Knowledge in the physical sciences continues to grow impressively. It is literally exploding in the biological and health sciences. Moreover, a revolution is under way in the technologies for handling information and distributing knowledge. Collaboratories for joint research at a distance and distance education for lifelong learning are among the new tools at our disposal. It is timely to propose the hypothesis that cascading knowledge can now be marshaled to pursue imaginative goals within sight and address the problems outlined above. The goal is an environmentally sustainable, economically prosperous and equitable and socially stable society. This is a society in which harmony exists between human and natural systems. It is a society in which all of the basic human needs and an equitable share of human aspirations can be met while maintaining a healthy, physically attractive and biologically productive environment. In the end, decisions and actions by well-informed individuals in local communities in partnership with inspired leaders will forge a path into the future that renews rather than to degrades the physical and biological environment and enriches rather than to impoverishes the cultural environment.

We propose to test this hypothesis in the Western Hemisphere where the issues we have been discussing are all evident. Canada and United States have a combined population of 305 million. The 34 countries in the Latin America and Caribbean regions have 498 million people. The annual production of goods and services per capita in Canada and the U.S. is $28,000. In the other 34 countries it is $3,830. This is a measure of the inequity among nations in the Americas. A business-as-usual scenario to 2050 leads to per capita production of $71,000 in Canada and the U.S. and $10,300 in the other 34 countries. In this scenario the economic gap would then grow from about $2,400 to $61,000.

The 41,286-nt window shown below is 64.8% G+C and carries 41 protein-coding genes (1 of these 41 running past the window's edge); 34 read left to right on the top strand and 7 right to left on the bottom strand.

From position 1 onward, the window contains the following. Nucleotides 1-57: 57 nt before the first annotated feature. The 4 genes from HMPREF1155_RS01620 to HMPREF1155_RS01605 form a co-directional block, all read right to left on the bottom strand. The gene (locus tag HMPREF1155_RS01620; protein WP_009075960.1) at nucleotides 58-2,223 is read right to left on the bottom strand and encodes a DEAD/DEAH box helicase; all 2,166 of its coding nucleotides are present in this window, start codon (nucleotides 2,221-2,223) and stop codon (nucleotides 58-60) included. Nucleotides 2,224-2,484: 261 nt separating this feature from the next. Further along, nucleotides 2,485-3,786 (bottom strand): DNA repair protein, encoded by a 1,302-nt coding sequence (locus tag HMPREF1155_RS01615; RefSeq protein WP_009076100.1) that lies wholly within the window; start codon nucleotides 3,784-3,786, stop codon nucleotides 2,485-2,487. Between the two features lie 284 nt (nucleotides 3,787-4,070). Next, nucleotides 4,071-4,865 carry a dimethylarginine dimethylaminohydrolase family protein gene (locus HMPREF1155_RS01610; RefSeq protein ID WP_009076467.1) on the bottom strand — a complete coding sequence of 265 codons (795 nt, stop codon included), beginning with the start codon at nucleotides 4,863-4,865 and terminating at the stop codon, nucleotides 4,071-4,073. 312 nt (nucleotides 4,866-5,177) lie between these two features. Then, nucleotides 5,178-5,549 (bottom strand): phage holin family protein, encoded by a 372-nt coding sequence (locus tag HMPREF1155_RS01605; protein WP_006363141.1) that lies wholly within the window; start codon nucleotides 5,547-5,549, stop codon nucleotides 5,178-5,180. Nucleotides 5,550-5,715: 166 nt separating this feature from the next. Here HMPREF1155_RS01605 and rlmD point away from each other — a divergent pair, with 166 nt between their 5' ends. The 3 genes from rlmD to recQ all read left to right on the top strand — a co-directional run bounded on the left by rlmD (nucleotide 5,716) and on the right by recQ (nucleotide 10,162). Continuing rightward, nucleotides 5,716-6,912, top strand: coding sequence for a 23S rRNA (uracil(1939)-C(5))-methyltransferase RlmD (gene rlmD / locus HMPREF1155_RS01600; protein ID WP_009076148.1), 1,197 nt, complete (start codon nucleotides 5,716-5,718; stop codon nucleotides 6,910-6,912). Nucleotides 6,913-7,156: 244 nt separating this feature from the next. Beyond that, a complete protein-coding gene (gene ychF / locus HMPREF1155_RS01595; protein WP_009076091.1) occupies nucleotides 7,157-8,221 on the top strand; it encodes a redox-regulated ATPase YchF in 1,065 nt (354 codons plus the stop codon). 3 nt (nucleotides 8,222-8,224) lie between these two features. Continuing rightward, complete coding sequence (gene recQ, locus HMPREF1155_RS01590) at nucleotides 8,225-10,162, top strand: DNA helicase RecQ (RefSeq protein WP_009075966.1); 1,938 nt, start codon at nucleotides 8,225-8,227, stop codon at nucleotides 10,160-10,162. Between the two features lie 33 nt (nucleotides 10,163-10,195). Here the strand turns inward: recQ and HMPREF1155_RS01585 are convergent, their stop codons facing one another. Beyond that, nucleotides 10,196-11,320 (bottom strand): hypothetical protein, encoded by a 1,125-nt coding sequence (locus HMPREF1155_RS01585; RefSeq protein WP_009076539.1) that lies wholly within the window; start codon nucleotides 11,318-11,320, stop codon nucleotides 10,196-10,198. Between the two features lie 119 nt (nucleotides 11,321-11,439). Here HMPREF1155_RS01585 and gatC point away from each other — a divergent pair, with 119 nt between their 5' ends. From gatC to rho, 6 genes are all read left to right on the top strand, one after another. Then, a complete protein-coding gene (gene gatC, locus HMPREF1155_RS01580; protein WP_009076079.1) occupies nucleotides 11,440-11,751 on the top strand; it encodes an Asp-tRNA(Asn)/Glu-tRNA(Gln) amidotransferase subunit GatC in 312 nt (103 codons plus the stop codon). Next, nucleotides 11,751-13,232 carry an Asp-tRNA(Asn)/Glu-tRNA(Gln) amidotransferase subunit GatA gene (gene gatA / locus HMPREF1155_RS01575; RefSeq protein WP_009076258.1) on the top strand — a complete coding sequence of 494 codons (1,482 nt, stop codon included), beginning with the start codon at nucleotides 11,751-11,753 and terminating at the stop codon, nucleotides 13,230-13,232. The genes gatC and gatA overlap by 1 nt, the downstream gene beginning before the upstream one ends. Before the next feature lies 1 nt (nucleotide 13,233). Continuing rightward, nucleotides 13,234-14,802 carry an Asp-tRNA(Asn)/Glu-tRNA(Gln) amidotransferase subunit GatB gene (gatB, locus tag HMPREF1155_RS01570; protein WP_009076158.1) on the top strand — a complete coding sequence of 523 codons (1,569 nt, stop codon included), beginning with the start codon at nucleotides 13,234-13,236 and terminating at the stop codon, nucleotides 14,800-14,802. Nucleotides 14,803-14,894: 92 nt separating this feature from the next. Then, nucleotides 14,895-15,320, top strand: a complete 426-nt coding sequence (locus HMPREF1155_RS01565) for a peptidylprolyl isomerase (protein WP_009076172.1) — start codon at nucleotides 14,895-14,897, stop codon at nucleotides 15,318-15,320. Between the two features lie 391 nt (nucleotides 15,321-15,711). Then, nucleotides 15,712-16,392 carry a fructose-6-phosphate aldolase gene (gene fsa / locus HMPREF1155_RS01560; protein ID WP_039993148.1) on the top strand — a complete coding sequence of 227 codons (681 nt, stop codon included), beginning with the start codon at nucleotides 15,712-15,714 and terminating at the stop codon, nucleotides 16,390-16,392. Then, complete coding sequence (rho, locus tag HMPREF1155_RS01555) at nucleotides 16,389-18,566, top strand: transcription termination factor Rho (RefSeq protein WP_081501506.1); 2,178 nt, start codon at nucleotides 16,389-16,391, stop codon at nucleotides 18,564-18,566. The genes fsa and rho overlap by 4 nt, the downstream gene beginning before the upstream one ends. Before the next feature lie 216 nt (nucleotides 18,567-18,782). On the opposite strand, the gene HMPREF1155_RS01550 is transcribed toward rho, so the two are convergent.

One of many alternative scenarios would be to utilize our cascading knowledge to (a) reduce the rate of annual growth of population in all countries of the Western Hemisphere by one-half, (b) reduce the annual rate of growth of individual economic productivity in Canada and the USA from 1.8 per cent to 1.2 per cent, and (c) double the rate of annual growth in individual economic productivity in the 34 countries (from 1.9 to 3.8 per cent). This scenario would double the average living standards in Canada and the U.S. and increase them seven-fold in the other 34 countries. Equality would not have been reached, but inequity between these two groups would have been reduced and average living standards raised everywhere. Reduction of inequities within countries could be pursued internally in the light of overall prosperity. The economy of the Western Hemisphere would have expanded four-fold. Modification in modes of production and consumption would be required to avoid unacceptable threats to life-supporting ecosystems in the Western Hemisphere. The resilience of these ecosystems would be studied for an array of scenarios.

Other issues also need to be addressed: (a) expansion of the concept of the gross national product to take into account the environmental impact of economic growth, (b) cultivation of eco-efficiency (environmentally benign production and consumption of goods and services), (c) alternatives to fossil fuels to power economic growth, (d) intellectual property rights in a knowledge-based economy, (e) improvements in the delivery of heath care, and (f) development of electronic or optical communications networks for decision-making in local communities. Finally, in addition to the major task of assessing the resilience of natural ecosystem, there is the overarching imperative in the knowledge age to foster life-long learning through the distance education.

An informal consortium of institutions is engaged in initiating Western Hemisphere Knowledge Partnerships to test the hypothesis that knowledge, broadly construed, does have the potential power to change society in the Americas and to demonstrate this power to the world. In addition to Sigma Xi, the core group at present includes AAAS, the American Distance Education Consortium (ADEC), American Geophysical Union, Business Council for Sustainable Development in Latin America, Inter-American Institute for Global Change Research, Intrah (health care delivery group at the University of North Carolina), INTRAH (Harvard-affiliated academic exchange program). New York Academy of Sciences, Pacific Northwest Laboratory (collaboratories for alternative energy), Phi Beta Kappa, ICSU's START, and the University of Maryland. Members of the initial core group bring together the disciplines (physical, biological health, social, and engineering sciences, as well as the humanities) and the relevant sectors of society (academia, business and industry, government, and nongovernmental organizations) that must be involved in an endeavor of this scope and magnitude of WHKP.

We have had interesting discussions as we seek to forge a response to the grand challenges of the 21st century in which the issue of intergenerational equity is embedded. The knowledge age challenges society and, I might add, it also challenges the more than 500 chapters of Sigma Xi in the Americas to participate in the Western Hemisphere Knowledge Partnerships!

 

Back to top | Copyright ©2013. All Rights Reserved.